Friday, December 15, 2017
   
Text Size

Site Search powered by Ajax

Met reopens cartoonist Naji al-Ali murder case

Fresh appeal made, 30 years after Naji Salim Hussain al-Ali's killing, for anyone with information to come forward.

Handala

British police have launched a fresh appeal for information on the murder of a famous Palestinian political cartoonist in London 30 years ago, hoping someone might feel more able to speak up three decades later.

Naji Salim Hussain al-Ali, who received a number of death threats for his cartoons satirising Arab and Israeli politics, was shot in west London on July 22, 1987.

He died in hospital just over one month later, aged 51.

Scotland Yard's Counter Terrorism Command (CTC) is appealing for information about the gunman and a second man later seen driving away from the scene.

"The brutal murder of Mr. Al-Ali devastated his family and 30 years on they continue to feel the loss," CTC commander Dean Haydon said.

"A lot can change in 30 years: allegiances shift and people who were not willing to speak at the time of the murder may now be prepared to come forward with crucial information."

Osama al-Ali, the cartoonist's son, described his father's sudden death as "traumatic".

Al-Ali's son said that people with influence may have withheld information crucial to finding out who was behind his father’s assassination.

"There were people active on the political scene at the time - who still are to a lesser extent - they have information which they did not share," he said.

Al-Ali's cartoons were often depicted from the perspective of Handala, a small refugee boy that always had his back turned as a symbol to the unrealised right of return for Palestinian refugees.

The cartoons were perceived as critical of the Palestine Liberation Organization leadership, as well as Israeli and Arab governments; they won him international acclaim but also resulted in a number of death threats made against him.

"My brush is my only weapon, I use it to stand against the vicious forces of evil in our world," al-Ali once said.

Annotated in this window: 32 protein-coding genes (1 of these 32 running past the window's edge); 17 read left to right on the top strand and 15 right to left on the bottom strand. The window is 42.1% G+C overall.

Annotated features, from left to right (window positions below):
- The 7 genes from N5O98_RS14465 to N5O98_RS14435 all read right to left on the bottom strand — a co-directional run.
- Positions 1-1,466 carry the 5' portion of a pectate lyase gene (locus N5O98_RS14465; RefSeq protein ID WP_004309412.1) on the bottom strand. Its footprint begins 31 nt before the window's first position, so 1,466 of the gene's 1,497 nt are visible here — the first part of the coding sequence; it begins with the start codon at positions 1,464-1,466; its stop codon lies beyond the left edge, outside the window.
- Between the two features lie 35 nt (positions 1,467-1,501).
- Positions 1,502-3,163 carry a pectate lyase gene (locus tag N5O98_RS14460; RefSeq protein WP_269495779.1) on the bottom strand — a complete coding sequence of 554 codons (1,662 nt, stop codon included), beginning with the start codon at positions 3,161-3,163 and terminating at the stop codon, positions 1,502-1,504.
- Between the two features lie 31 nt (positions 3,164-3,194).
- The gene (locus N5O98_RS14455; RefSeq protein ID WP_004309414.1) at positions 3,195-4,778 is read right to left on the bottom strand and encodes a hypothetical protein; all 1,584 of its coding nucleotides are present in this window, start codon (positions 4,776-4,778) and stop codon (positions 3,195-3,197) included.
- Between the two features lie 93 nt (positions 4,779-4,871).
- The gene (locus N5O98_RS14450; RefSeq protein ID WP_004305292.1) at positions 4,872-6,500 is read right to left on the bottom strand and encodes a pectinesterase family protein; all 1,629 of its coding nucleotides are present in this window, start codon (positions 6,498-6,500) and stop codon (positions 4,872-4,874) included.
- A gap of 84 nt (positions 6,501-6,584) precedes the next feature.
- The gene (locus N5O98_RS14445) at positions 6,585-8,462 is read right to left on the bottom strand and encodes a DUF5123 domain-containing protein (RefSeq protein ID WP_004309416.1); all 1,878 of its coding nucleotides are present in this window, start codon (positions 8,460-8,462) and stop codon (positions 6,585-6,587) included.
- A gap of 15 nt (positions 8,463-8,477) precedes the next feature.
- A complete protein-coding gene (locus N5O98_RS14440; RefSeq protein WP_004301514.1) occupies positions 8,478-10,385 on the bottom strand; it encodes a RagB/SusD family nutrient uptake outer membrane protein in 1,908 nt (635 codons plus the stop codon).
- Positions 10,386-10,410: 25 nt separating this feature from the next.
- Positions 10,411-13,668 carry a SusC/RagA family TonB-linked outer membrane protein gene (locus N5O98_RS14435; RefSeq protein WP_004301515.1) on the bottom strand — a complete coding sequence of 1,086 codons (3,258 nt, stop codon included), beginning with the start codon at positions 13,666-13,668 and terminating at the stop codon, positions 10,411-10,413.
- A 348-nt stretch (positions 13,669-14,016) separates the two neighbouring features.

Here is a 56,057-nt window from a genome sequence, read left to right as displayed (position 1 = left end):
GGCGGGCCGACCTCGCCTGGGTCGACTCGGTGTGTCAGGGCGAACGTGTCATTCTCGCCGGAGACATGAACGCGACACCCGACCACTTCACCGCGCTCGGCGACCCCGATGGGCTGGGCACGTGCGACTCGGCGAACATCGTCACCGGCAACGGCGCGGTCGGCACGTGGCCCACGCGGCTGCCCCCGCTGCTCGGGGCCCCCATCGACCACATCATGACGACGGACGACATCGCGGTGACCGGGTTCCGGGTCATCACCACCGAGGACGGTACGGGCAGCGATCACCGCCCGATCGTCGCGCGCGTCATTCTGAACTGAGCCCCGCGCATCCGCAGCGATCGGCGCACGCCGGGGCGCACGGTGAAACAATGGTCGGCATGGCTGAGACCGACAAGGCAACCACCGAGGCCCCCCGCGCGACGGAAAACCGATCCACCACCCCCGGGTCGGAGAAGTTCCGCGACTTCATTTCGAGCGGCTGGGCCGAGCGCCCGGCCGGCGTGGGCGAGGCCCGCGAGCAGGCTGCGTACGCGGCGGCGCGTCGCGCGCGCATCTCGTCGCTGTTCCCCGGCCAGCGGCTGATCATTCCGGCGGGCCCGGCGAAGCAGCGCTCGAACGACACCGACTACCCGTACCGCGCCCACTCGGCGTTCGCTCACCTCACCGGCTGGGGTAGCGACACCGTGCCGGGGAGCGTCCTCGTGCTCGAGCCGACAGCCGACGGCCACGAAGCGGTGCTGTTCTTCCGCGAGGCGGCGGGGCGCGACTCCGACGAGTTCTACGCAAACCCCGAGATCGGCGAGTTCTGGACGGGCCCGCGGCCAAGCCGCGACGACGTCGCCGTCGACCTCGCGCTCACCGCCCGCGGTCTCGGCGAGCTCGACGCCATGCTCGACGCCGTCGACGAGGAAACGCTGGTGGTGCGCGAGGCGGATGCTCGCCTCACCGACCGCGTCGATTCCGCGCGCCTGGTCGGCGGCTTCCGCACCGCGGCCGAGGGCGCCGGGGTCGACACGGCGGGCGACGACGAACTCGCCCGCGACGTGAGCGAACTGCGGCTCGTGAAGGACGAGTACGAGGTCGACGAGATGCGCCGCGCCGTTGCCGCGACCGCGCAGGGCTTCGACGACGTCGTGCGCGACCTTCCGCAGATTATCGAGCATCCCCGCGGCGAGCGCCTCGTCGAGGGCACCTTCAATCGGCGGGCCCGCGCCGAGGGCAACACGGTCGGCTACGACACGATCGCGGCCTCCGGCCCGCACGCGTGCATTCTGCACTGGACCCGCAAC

Motive for murder

The police said they were keeping an open mind about the motive for al-Ali's killing.

He was shot in the back of the neck in broad daylight while walking from his car to the Knightsbridge office of Kuwaiti newspaper Al-Qabas, where he worked at the time.

Witnesses watched the suspected assailant follow al-Ali and later flee the scene on foot.

He was described as about 25 and of Middle Eastern appearance, with thick, collar-length black hair that was wavy at the back.

The black automatic handgun, a 7.62 Tokarev pistol, was found on open ground in London in 1989.

Test firings showed markings on the bullets that matched those on the cartridge case recovered from the murder scene.

A second man, described as being in his 50s and of Middle Eastern appearance, was seen running with his left hand inside the right side of his jacket as if he was concealing something, and getting into a silver-grey Mercedes car shortly afterwards.

The police believe the second suspect was hiding the weapon in his coat. 

Witnesses also reported seeing another man, in his 50s and also of Middle Eastern origin, running nearby shortly after the incident, with his left hand inside his jacket as if concealing something.

He then got into a silver-grey left-hand drive Mercedes and drove away.

Commander Dean Haydon, head of the Met's Counter Terrorism Command, which is reviewing the case, said the police have "followed a number of lines of inquiry which have not resulted in us identifying these two men".

"However, a lot can change in 30 years," he said.

"Allegiances shift and people who were not willing to speak at the time of the murder may now be prepared to come forward with crucial information."


blog comments powered by Disqus

Subscribe via RSS or Email:

May loses Brexit vote in parliament ahead of EU summit

Read More

Macron: World is losing battle against climate change

Read More

Ukraine authorities to appeal Saakashvili's release

Read More

EU shuns call to recognise Jerusalem as Israeli capital

Read More

Netanyahu seeks EU support on Jerusalem status

Read More

New drug offers hope for treating Huntington's disease

Read More

Global_News

Amnesty International calls on Saudi-led bloc to lift blockade of Qatar, which it says is harming thousands of families.

Read More

Donation

Thanks to all of our supporters for your generosity and your encouragement of an independent press!

Enter Amount:

Featured_Author

Login






Login reminder Forgot login?

Subscribe to MWC News Alert

Email Address

Subscribe in a reader Facebok page Twitter page

Week in Pictures

From snowfall to sunshine

Palestinians hold 'day of rage'